Top 10 Language Pet Peeves

We all have those little things that annoy us personally, you know, those that we completely blow out of the water where others wouldn’t see a problem. Well, at Zen, we all have one thing in common. Spelling mistakes. Slightly sick-minded, we do love sharing the occasional typo we come across with each other, and we do this simply because we’re passionate about words and language.

And what better way of evidencing our insanity than by sharing them with you. Hopefully, you can read through these safe in the knowledge that you aren’t committing a grammar offence and the world will be a happy place :-) If you are guilty of using any of the below, the explanations should help you too!

*Drum Roll*

1. There, They’re and Their
Wow, this one deserves to be number one of the list. There is a new building being built over there. (Did you spot the deliberation?) There can be used to describe something that isn’t here. It’s also a pronoun used in phrases such as there are or there is. There is can be shortened by removing the ‘i’ in ‘is’ and adding an apostrophe where it was (to show that a letter has been omitted). There’s hoping it makes sense!

They’re – this is the same as above because a letter has been removed and apostrophe put in its place. The letter removed is ‘a’ because it’s the shortened version of they are.

2. You’re and Your
I personally find that this is spelt wrong more often than not and we appreciate that it’s such an easy mistake to make especially if it’s something that’s not been drummed into your head in the first case – as with me, and I finally learnt my lesson :-) So, your is describing possession. Your work was really appreciated. And, you’re is ‘you are’ shortened, so instead of I hope you are well, we use, I hope you’re well. 

3. Unnecessary Prepositions 
A preposition usually stands in front of a noun to relate it grammatically or semantically to some other constituent of a sentence. The abbreviation is prep – so an easy way to think of it is to prepare for the noun. An example of an unnecessary preposition is ‘The winner was awarded with a gold medal.’

4. ‘I could care less’
I could care less means that you do care, and this popular saying is actually used to describe how someone could not care less than they already don’t – if that makes sense? 

5. Alot
A lot is not one word together – think about it this way, we don’t say atomato or aphone…

6. ‘I seen’
Seen is a past tense word and indicates that the action has been completed. It should only be used with a ‘helper’ word, something that enables it to become an action that’s done, for example, ‘I have seen’. Present tense: I see the birds. Past tense: I saw the birds. Perfect tense: I have seen the birds.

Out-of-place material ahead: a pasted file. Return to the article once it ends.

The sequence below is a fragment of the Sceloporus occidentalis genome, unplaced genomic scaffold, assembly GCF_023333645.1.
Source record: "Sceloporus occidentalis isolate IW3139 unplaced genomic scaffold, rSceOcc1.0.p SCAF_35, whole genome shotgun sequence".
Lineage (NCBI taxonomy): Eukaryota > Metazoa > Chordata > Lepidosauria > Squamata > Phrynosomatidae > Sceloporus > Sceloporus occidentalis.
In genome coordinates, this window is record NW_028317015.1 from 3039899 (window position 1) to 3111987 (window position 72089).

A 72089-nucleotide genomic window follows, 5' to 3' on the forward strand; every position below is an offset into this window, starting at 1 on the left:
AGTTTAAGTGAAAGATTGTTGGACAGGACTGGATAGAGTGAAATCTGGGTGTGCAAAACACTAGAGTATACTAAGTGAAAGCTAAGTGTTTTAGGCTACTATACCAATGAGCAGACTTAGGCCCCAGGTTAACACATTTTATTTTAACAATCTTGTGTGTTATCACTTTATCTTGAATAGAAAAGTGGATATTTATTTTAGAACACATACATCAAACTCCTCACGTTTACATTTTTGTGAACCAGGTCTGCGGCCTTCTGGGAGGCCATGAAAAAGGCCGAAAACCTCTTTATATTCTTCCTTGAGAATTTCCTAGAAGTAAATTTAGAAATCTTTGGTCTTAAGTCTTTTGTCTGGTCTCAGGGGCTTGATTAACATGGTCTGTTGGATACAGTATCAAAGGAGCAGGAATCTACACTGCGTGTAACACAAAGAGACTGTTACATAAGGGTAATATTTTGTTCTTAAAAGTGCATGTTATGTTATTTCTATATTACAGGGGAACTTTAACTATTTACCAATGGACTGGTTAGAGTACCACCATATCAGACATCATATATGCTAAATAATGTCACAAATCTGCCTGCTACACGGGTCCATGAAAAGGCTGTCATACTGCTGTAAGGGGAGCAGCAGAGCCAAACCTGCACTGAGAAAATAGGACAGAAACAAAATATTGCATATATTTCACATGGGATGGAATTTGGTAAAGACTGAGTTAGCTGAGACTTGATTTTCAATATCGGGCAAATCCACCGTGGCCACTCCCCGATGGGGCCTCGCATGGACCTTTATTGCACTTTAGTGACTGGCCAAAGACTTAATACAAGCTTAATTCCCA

7. Could of, Could’ve
This is one that sounds like a nail down a chalk board to us – but it’s a mistake that’s easily avoided. If we want to see how the word ‘could’ve’ is spelt in its long form, we replace the apostrophe with a ‘ha’ to make it ‘could have. And, this little rule also applies to ‘should’ve’ too!

8. Irregardless
Regardless means ‘regard less,’ ‘without regard,’ or despite something for example, ‘Shaun drank fizzy drinks a lot, regardless of the consequences.’ The prefix ir– (i-r) is a negative prefix, so if you add the prefix ir to a word that’s already negative like regardless, you’re making a double-negative word that means ‘without without regard.’

9. Incorrect Apostrophes
Incorrect apostrophes are ridiculously common and when you’re a wordsmith and grammar geek like the team at Zen, we spot them all the time. Take the photo for example, the apostrophes don’t actually serve a purpose because we’re not removing a word and the nouns are plural. The only way we would put an apostrophe in there is if the pizza is doing something, and that’s not likely! For example, there’s no apostrophe here because there’s more than one – ‘the chairs in the classroom are quite uncomfortable.’ And an apostrophe here because the chair has done something, or its actions belong to it ‘it was the chair’s fault for causing my bad back.’

10. Supposably vs. Supposedly
Urban dictionaries have claimed that supposably is an actual word and it’s yet to be decided, but its definition means ‘according to what can be imagined or conceived’. For example, ‘What could supposably go wrong?’ is often the context in which it’s used, but for simplicity, try replacing this word with ‘possibly’ or ‘conceivably’. Supposedly on the other hand, means according to what is believed, rumoured or reported, for example ‘five centuries ago, the world was supposedly flat. (It was believed the world was flat.)

We’re going to be drafting a piece about other grammar crimes in the near future and we’d love your help – tell us of any horror stories you’ve come across in the comments below!

By Jennie Windle

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